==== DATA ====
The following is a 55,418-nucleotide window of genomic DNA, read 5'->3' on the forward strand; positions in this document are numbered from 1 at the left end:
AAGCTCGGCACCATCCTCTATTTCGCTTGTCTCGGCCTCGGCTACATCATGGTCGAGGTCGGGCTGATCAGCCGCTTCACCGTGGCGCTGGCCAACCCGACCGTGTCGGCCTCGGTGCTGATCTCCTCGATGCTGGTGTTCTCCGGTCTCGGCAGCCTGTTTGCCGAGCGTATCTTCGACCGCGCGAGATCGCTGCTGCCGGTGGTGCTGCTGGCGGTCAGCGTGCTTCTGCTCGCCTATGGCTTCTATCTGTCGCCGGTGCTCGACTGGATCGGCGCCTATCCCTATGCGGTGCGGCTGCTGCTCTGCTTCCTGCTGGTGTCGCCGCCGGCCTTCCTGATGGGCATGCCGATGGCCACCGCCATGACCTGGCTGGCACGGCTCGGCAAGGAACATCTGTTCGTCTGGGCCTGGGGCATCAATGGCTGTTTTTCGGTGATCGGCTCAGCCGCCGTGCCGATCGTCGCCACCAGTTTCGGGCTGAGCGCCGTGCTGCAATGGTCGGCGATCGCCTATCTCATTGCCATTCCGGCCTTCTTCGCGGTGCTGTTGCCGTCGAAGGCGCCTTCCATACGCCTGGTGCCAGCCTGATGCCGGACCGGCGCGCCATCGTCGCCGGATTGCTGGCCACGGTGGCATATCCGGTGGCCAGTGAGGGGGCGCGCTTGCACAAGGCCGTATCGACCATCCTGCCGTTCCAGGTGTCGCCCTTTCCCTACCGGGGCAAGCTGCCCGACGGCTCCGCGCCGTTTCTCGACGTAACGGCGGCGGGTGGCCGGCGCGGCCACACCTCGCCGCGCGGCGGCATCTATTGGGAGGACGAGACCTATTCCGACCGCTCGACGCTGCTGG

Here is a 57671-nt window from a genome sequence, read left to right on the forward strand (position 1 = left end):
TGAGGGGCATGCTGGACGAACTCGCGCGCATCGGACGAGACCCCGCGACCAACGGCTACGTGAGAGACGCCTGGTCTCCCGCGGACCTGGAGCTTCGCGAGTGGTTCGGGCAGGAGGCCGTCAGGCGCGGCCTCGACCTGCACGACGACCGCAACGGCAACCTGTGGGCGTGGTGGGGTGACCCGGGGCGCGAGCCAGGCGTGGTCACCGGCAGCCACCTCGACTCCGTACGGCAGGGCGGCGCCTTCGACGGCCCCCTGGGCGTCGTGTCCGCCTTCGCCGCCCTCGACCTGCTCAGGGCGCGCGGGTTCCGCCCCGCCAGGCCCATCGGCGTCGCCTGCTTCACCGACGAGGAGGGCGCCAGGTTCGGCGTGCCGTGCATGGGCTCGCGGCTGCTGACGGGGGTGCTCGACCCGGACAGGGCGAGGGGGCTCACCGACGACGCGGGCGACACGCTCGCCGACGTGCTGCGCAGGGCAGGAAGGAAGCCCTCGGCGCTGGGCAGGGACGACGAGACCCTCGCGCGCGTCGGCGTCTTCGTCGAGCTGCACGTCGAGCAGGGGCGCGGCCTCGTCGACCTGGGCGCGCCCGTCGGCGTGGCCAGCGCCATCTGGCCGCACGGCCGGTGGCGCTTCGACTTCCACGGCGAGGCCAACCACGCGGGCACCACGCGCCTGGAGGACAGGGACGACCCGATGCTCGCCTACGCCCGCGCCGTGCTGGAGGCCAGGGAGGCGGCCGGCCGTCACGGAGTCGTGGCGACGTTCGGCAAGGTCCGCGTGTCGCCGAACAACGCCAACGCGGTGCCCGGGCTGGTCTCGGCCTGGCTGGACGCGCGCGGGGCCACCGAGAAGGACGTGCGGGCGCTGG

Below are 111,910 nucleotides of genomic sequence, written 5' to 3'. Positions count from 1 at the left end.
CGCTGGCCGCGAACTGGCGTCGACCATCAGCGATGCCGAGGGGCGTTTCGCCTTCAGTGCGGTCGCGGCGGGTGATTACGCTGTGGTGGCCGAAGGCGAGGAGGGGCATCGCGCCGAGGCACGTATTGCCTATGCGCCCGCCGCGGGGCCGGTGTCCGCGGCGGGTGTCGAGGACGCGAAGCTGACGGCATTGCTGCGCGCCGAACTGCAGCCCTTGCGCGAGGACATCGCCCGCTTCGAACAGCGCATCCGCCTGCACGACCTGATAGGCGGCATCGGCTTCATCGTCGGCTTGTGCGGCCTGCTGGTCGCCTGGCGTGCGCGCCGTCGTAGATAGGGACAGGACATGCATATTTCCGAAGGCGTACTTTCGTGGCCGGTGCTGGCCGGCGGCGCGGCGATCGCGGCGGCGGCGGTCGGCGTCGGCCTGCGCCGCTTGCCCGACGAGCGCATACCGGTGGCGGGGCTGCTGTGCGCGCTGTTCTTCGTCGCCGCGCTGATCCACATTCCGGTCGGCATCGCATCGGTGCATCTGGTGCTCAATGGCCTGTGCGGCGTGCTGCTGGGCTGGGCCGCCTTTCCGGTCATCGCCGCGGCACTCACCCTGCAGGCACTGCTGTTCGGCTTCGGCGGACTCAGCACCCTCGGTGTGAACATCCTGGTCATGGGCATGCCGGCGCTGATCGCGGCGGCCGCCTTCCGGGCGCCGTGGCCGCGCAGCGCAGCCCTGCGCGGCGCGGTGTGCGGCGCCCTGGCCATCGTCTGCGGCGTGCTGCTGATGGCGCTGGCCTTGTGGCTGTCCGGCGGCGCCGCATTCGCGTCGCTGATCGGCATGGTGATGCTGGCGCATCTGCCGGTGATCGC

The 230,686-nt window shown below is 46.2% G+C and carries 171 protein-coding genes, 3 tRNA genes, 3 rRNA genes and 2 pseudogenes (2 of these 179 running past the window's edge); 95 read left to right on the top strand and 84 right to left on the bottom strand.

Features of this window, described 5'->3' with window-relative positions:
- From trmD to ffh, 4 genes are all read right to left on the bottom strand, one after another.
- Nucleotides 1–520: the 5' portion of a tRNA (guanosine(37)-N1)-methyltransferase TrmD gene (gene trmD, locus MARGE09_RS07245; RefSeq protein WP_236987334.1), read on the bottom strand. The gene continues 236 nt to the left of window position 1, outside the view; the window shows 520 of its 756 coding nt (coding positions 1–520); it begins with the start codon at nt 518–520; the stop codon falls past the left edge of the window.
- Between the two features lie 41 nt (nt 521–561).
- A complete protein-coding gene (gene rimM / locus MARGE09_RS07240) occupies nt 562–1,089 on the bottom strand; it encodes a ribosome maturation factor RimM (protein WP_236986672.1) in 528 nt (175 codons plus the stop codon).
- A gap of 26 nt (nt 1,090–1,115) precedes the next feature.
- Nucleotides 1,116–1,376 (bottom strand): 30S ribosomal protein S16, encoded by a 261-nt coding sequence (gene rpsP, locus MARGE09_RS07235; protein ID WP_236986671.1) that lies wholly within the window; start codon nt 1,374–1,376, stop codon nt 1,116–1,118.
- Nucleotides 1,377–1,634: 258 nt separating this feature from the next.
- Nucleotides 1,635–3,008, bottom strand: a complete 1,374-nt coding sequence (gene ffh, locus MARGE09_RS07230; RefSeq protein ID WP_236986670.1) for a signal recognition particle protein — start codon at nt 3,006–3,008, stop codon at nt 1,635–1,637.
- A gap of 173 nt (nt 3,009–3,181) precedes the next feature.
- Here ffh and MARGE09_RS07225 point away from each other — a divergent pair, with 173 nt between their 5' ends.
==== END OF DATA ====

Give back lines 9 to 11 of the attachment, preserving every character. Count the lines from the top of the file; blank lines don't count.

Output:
- From trmD to ffh, 4 genes are all read right to left on the bottom strand, one after another.
- Nucleotides 1–520: the 5' portion of a tRNA (guanosine(37)-N1)-methyltransferase TrmD gene (gene trmD, locus MARGE09_RS07245; RefSeq protein WP_236987334.1), read on the bottom strand. The gene continues 236 nt to the left of window position 1, outside the view; the window shows 520 of its 756 coding nt (coding positions 1–520); it begins with the start codon at nt 518–520; the stop codon falls past the left edge of the window.
- Between the two features lie 41 nt (nt 521–561).